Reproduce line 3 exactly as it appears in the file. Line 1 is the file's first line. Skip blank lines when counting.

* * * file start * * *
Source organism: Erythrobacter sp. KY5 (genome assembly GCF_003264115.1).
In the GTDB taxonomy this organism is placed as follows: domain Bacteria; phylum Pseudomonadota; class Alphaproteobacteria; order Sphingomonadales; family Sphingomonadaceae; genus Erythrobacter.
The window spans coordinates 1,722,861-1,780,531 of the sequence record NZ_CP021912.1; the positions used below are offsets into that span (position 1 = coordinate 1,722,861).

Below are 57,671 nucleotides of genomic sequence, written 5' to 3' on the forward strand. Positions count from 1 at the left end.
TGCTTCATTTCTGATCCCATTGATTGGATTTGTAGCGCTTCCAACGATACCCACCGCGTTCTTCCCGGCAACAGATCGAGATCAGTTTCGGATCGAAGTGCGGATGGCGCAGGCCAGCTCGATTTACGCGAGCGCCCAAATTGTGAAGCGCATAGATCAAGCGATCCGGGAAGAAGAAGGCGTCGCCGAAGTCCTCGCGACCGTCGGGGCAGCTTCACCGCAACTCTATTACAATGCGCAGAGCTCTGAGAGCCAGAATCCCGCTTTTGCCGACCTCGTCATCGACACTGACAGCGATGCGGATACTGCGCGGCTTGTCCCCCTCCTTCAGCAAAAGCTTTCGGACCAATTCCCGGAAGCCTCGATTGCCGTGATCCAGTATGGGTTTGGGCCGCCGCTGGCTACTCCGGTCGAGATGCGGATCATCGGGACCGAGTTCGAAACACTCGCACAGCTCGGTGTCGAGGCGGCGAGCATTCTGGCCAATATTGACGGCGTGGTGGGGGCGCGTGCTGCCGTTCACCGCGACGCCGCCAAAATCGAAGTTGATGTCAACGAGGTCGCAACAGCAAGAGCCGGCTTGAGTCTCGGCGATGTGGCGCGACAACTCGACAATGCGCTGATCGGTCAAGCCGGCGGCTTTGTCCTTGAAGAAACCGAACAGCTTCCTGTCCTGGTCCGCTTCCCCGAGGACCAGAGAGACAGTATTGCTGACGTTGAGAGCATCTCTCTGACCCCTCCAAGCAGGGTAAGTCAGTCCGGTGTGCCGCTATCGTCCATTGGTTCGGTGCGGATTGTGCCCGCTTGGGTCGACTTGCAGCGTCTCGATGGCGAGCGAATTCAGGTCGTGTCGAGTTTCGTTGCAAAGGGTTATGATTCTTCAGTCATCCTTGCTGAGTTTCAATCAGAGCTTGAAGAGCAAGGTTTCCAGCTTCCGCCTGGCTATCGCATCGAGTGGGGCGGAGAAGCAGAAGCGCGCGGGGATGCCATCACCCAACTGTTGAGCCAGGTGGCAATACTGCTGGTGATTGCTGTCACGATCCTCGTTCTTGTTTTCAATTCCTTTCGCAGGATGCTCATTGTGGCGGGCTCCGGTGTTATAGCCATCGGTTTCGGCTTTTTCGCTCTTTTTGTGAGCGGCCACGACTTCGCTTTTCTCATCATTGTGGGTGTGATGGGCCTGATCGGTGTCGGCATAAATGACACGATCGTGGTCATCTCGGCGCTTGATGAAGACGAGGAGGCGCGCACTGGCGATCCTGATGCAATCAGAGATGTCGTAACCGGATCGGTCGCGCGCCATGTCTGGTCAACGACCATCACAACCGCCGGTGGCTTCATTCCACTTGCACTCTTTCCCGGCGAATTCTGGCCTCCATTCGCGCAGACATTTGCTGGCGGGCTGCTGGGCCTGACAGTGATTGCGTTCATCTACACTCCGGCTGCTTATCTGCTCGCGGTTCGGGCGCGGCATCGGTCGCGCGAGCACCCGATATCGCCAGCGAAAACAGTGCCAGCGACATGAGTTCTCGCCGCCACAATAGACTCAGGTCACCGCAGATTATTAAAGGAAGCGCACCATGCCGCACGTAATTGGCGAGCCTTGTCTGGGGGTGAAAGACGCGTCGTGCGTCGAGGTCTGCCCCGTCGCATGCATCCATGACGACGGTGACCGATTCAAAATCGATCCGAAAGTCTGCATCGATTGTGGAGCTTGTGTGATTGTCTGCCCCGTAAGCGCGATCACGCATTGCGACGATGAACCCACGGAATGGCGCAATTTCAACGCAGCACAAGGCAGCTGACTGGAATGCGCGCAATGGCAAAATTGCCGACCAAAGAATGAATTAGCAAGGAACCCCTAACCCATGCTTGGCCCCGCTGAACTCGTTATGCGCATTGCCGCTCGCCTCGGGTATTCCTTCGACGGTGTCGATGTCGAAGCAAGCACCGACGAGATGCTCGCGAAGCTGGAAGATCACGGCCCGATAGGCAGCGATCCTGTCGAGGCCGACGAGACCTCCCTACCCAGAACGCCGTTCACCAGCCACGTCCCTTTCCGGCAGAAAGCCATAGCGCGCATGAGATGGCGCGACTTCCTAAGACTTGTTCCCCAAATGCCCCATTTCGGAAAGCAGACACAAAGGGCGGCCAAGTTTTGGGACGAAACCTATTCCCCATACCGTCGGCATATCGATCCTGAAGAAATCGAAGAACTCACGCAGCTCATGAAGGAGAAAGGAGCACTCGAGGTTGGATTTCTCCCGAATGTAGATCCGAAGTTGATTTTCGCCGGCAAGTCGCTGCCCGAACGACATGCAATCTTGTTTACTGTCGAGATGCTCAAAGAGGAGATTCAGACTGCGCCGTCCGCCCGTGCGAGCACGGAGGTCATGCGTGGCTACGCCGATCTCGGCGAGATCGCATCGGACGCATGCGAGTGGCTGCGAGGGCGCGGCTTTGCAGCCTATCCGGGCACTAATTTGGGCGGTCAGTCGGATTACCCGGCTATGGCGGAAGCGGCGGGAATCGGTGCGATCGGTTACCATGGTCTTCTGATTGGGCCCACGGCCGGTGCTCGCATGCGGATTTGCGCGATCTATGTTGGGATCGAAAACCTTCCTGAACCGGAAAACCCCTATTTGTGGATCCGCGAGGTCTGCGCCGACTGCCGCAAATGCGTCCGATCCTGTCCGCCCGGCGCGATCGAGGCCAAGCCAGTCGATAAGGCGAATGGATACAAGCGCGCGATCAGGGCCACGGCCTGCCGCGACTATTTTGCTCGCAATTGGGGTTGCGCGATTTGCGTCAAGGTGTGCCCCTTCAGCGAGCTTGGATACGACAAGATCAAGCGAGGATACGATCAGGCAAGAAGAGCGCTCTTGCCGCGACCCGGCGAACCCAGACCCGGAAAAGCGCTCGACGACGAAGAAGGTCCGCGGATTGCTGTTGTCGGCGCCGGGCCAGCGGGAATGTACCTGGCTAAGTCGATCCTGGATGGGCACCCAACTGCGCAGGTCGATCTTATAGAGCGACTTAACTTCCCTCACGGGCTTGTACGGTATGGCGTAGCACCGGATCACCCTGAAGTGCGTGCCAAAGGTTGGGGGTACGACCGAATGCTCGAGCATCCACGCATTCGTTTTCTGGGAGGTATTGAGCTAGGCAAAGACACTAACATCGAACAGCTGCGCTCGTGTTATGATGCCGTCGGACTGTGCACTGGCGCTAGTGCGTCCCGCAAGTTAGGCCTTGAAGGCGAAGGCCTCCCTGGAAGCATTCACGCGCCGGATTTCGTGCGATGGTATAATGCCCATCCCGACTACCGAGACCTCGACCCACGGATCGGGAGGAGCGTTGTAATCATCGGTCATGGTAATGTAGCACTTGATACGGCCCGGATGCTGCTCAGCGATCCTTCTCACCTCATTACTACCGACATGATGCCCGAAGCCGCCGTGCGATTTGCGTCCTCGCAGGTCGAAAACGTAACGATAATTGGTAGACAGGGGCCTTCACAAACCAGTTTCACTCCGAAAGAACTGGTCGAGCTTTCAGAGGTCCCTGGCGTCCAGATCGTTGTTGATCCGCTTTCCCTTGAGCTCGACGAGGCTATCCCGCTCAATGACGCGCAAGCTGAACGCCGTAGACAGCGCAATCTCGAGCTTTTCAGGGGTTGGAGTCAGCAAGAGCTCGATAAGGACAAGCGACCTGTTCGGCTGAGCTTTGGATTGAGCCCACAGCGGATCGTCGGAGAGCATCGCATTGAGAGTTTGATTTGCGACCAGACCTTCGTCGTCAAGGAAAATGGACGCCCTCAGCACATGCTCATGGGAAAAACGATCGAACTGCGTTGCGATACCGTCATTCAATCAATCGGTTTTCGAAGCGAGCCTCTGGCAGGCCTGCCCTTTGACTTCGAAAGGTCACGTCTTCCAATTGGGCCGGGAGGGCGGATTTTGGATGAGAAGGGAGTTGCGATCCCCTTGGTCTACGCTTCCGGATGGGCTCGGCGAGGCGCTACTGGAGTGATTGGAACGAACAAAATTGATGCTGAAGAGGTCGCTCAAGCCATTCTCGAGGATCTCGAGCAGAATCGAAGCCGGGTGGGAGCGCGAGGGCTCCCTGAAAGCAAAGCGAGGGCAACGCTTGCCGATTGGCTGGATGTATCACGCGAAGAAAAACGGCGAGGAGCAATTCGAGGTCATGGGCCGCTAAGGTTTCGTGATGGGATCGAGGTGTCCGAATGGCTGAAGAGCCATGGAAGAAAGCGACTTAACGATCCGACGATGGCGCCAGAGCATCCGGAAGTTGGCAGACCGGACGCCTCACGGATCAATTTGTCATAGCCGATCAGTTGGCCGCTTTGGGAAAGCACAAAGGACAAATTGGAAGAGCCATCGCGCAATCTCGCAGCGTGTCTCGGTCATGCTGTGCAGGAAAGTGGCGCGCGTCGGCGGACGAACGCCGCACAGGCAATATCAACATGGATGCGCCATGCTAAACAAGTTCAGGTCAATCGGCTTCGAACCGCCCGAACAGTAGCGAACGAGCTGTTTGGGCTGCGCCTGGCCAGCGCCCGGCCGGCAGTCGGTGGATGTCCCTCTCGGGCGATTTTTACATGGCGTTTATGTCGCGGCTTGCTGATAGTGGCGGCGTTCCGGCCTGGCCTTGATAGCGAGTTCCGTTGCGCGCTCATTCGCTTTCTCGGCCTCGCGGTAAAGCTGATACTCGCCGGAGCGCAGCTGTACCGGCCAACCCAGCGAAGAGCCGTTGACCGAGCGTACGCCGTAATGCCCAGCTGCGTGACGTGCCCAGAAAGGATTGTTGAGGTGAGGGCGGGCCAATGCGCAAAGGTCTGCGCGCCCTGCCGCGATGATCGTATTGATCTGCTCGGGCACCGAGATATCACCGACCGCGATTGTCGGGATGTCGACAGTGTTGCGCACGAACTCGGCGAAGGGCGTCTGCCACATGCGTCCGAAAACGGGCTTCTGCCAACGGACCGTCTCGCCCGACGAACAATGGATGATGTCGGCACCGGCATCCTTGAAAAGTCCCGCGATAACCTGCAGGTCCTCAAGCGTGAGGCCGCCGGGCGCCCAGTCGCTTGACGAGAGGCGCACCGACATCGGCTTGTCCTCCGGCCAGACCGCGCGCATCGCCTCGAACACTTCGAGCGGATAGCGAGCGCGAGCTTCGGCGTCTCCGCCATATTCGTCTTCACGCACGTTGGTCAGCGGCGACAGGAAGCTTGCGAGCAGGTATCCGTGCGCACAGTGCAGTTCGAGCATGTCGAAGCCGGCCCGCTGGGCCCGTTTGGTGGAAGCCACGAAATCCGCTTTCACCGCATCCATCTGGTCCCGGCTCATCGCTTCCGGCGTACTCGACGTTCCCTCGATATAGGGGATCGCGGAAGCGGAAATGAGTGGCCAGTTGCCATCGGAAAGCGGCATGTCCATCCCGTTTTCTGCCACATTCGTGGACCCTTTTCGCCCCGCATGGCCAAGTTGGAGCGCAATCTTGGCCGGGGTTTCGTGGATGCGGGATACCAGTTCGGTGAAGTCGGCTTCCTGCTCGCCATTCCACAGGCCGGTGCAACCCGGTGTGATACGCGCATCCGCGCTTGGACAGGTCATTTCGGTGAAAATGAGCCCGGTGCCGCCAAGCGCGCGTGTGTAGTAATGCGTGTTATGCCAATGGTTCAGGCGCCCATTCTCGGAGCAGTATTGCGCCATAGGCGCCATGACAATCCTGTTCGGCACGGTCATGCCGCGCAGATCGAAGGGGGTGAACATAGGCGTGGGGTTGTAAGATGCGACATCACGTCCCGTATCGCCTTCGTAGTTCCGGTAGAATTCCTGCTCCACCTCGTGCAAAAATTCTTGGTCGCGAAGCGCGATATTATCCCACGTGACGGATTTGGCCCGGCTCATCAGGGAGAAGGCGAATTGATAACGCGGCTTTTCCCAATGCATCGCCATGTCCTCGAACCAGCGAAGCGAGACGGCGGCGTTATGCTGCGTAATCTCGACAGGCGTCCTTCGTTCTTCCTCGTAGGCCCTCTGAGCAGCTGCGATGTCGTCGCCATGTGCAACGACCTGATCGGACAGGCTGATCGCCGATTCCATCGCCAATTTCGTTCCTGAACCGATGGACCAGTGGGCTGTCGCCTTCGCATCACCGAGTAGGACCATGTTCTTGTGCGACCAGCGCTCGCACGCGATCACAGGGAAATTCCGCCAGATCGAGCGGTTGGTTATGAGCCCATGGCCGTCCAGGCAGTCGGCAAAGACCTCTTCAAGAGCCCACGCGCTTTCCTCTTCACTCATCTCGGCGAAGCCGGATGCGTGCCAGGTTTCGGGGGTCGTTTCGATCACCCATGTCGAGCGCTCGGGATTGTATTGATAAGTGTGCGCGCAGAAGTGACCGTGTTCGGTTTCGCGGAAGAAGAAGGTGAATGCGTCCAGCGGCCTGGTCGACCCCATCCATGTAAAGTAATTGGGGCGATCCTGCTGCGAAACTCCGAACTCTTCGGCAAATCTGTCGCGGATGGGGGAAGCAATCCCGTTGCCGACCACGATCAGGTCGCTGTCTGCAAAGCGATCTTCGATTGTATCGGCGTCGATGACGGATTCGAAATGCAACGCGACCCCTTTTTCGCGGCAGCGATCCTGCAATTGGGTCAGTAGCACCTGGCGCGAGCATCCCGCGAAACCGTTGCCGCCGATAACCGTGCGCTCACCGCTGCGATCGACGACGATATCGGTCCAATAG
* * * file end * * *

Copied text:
The window spans coordinates 1,722,861-1,780,531 of the sequence record NZ_CP021912.1; the positions used below are offsets into that span (position 1 = coordinate 1,722,861).